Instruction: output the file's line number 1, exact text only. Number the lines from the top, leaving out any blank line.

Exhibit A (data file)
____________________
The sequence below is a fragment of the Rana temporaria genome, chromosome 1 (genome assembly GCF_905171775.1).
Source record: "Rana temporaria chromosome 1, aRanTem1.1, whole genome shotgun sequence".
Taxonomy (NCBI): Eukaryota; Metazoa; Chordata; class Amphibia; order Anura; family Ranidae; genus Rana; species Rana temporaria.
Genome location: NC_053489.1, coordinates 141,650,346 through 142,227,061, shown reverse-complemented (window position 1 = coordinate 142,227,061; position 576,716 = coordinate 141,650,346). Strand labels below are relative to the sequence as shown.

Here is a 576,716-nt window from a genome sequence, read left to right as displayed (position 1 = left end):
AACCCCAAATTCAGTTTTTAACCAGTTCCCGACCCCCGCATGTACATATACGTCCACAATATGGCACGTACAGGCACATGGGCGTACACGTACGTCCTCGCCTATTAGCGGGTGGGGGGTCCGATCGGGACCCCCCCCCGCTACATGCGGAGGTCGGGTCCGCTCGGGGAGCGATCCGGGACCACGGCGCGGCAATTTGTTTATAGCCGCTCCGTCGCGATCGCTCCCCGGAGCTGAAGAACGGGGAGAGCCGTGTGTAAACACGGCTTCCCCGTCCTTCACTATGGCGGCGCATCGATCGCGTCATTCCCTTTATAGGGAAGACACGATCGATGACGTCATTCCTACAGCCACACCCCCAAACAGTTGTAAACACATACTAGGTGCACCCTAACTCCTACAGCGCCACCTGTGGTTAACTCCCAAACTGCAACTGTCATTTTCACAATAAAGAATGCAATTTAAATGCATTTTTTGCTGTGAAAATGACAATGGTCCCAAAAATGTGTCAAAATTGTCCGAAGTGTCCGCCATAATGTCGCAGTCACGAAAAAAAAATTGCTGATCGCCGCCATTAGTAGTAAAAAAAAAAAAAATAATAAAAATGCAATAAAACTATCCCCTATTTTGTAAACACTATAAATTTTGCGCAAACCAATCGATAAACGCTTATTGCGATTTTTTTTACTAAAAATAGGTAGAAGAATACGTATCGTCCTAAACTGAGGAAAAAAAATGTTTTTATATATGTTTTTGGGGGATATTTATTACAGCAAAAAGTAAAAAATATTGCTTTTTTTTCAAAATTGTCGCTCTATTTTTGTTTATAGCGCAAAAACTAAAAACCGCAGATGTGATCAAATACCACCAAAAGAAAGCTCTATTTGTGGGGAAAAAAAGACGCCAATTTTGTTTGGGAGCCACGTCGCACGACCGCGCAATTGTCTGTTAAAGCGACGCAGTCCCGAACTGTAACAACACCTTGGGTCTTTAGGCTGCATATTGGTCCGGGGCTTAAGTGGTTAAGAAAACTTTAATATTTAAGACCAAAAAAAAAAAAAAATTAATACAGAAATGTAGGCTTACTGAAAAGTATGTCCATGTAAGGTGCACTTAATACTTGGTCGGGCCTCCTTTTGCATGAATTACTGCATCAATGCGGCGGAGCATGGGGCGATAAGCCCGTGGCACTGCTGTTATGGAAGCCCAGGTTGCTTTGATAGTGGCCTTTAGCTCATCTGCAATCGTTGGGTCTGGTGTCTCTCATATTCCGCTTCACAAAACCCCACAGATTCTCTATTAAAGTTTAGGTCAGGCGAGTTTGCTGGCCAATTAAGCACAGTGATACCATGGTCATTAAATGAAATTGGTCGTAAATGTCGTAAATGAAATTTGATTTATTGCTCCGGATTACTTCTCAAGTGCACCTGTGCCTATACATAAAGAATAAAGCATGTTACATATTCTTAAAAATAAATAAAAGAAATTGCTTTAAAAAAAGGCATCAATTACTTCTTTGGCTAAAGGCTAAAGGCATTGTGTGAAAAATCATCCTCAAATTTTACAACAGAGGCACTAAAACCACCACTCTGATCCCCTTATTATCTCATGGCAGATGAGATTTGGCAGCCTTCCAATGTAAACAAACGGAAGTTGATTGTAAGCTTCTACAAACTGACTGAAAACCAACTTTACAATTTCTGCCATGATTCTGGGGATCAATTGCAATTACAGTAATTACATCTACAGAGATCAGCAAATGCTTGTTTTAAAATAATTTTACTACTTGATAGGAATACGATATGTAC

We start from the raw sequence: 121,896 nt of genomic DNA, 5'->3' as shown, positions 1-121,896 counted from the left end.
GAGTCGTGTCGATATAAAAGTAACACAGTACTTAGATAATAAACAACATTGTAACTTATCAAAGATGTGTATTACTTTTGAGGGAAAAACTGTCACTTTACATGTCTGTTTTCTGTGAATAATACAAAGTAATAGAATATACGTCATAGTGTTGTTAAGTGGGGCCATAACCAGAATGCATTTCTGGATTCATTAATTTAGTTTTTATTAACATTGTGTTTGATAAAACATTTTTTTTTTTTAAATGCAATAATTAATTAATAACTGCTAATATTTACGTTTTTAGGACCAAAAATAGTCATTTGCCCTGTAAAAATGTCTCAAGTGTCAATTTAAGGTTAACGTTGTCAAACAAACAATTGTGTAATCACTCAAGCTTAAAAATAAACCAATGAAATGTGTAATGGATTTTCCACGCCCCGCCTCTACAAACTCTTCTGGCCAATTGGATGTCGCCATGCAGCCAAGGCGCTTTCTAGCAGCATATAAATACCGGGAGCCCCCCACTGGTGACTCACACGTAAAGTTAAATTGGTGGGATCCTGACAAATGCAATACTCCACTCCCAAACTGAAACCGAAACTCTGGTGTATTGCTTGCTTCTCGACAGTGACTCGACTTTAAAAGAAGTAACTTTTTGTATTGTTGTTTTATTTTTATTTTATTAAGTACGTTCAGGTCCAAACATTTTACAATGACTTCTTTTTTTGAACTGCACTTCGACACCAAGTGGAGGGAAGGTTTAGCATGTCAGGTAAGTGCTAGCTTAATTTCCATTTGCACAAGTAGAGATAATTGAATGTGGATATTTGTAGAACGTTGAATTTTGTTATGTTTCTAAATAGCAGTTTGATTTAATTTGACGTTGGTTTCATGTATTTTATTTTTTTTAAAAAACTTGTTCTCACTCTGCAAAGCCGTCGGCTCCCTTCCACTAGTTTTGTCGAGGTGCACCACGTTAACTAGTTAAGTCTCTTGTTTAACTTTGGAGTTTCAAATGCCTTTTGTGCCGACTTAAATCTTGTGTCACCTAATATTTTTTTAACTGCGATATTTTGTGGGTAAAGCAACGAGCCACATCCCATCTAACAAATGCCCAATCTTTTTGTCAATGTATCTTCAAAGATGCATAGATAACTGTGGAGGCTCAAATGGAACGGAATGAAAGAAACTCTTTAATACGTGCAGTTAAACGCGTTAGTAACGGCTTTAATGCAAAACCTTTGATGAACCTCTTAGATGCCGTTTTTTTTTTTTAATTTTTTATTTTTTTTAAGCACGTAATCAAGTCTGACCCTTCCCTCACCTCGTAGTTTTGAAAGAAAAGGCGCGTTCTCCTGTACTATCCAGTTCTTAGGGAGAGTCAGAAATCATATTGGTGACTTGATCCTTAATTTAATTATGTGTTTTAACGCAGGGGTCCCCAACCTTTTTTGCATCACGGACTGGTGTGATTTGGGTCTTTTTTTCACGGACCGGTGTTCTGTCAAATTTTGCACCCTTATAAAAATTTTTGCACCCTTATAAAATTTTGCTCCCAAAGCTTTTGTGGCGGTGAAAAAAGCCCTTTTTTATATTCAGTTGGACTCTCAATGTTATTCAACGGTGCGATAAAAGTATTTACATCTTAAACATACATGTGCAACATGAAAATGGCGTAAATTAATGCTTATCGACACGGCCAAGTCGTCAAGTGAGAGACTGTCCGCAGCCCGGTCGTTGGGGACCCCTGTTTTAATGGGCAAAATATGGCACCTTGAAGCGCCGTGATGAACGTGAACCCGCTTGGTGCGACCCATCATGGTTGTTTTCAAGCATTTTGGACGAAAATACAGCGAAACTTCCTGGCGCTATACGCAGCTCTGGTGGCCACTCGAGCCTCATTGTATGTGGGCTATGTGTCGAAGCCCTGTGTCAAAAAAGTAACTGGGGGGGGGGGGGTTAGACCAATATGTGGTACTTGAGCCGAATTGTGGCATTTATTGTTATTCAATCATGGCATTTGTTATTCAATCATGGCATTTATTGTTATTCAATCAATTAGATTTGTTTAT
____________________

The sequence below is a fragment of the Rana temporaria genome, chromosome 1 (genome assembly GCF_905171775.1).